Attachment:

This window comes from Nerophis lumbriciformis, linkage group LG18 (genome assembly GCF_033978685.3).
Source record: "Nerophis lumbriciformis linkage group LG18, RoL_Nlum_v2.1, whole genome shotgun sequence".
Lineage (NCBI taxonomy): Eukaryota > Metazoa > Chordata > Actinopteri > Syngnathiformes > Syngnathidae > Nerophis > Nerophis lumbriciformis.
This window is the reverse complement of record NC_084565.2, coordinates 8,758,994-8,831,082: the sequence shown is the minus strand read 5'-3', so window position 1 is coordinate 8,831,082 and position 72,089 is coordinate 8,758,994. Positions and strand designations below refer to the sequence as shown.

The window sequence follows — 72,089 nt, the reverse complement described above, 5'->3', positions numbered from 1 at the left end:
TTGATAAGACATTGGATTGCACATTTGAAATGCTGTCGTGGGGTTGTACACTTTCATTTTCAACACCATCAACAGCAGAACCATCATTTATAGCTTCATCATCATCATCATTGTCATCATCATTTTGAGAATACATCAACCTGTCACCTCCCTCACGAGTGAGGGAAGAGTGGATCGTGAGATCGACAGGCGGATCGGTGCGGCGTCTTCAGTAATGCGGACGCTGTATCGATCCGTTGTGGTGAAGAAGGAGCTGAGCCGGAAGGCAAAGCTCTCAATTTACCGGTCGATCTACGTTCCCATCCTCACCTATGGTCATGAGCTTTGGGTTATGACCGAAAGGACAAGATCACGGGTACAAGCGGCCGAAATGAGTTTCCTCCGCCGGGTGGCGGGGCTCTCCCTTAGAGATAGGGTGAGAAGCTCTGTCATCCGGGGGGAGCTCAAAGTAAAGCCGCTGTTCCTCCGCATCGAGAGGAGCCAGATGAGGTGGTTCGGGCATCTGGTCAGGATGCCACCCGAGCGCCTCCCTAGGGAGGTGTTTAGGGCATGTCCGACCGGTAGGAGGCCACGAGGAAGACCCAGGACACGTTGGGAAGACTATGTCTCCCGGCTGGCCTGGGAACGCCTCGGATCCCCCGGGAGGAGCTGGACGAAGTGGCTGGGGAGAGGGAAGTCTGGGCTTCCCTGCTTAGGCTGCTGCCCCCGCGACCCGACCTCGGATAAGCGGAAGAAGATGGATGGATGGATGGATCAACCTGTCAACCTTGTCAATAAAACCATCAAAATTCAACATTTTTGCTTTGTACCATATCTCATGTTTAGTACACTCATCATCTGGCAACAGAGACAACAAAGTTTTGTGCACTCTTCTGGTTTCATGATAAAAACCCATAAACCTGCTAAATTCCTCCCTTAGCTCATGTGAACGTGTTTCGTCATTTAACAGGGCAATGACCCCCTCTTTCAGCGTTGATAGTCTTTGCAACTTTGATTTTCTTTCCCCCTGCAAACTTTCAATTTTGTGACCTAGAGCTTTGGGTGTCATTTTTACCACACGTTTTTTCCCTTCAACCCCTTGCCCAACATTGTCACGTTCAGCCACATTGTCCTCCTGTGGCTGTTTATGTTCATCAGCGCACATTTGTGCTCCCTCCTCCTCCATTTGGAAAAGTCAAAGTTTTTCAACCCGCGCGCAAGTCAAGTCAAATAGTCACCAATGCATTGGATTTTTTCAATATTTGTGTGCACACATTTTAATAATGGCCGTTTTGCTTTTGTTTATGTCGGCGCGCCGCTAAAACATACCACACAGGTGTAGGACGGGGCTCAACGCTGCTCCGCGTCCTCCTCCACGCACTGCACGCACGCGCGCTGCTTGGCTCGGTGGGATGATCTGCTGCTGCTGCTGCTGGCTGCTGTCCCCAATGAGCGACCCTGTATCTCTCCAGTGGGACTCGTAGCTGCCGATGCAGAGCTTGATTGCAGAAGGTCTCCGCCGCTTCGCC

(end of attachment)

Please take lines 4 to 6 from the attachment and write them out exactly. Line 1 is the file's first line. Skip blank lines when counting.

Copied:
This window is the reverse complement of record NC_084565.2, coordinates 8,758,994-8,831,082: the sequence shown is the minus strand read 5'-3', so window position 1 is coordinate 8,831,082 and position 72,089 is coordinate 8,758,994. Positions and strand designations below refer to the sequence as shown.

The window sequence follows — 72,089 nt, the reverse complement described above, 5'->3', positions numbered from 1 at the left end:
TTGATAAGACATTGGATTGCACATTTGAAATGCTGTCGTGGGGTTGTACACTTTCATTTTCAACACCATCAACAGCAGAACCATCATTTATAGCTTCATCATCATCATCATTGTCATCATCATTTTGAGAATACATCAACCTGTCACCTCCCTCACGAGTGAGGGAAGAGTGGATCGTGAGATCGACAGGCGGATCGGTGCGGCGTCTTCAGTAATGCGGACGCTGTATCGATCCGTTGTGGTGAAGAAGGAGCTGAGCCGGAAGGCAAAGCTCTCAATTTACCGGTCGATCTACGTTCCCATCCTCACCTATGGTCATGAGCTTTGGGTTATGACCGAAAGGACAAGATCACGGGTACAAGCGGCCGAAATGAGTTTCCTCCGCCGGGTGGCGGGGCTCTCCCTTAGAGATAGGGTGAGAAGCTCTGTCATCCGGGGGGAGCTCAAAGTAAAGCCGCTGTTCCTCCGCATCGAGAGGAGCCAGATGAGGTGGTTCGGGCATCTGGTCAGGATGCCACCCGAGCGCCTCCCTAGGGAGGTGTTTAGGGCATGTCCGACCGGTAGGAGGCCACGAGGAAGACCCAGGACACGTTGGGAAGACTATGTCTCCCGGCTGGCCTGGGAACGCCTCGGATCCCCCGGGAGGAGCTGGACGAAGTGGCTGGGGAGAGGGAAGTCTGGGCTTCCCTGCTTAGGCTGCTGCCCCCGCGACCCGACCTCGGATAAGCGGAAGAAGATGGATGGATGGATGGATCAACCTGTCAACCTTGTCAATAAAACCATCAAAATTCAACATTTTTGCTTTGTACCATATCTCATGTTTAGTACACTCATCATCTGGCAACAGAGACAACAAAGTTTTGTGCACTCTTCTGGTTTCATGATAAAAACCCATAAACCTGCTAAATTCCTCCCTTAGCTCATGTGAACGTGTTTCGTCATTTAACAGGGCAATGACCCCCTCTTTCAGCGTTGATAGTCTTTGCAACTTTGATTTTCTTTCCCCCTGCAAACTTTCAATTTTGTGACCTAGAGCTTTGGGTGTCATTTTTACCACACGTTTTTTCCCTTCAACCCCTTGCCCAACATTGTCACGTTCAGCCACATTGTCCTCCTGTGGCTGTTTATGTTCATCAGCGCACATTTGTGCTCCCTCCTCCTCCATTTGGAAAAGTCAAAGTTTTTCAACCCGCGCGCAAGTCAAGTCAAATAGTCACCAATGCATTGGATTTTTTCAATATTTGTGTGCACACATTTTAATAATGGCCGTTTTGCTTTTGTTTATGTCGGCGCGCCGCTAAAACATACCACACAGGTGTAGGACGGGGCTCAACGCTGCTCCGCGTCCTCCTCCACGCACTGCACGCACGCGCGCTGCTTGGCTCGGTGGGATGATCTGCTGCTGCTGCTGCTGGCTGCTGTCCCCAATGAGCGACCCTGTATCTCTCCAGTGGGACTCGTAGCTGCCGATGCAGAGCTTGATTGCAGAAGGTCTCCGCCGCTTCGCC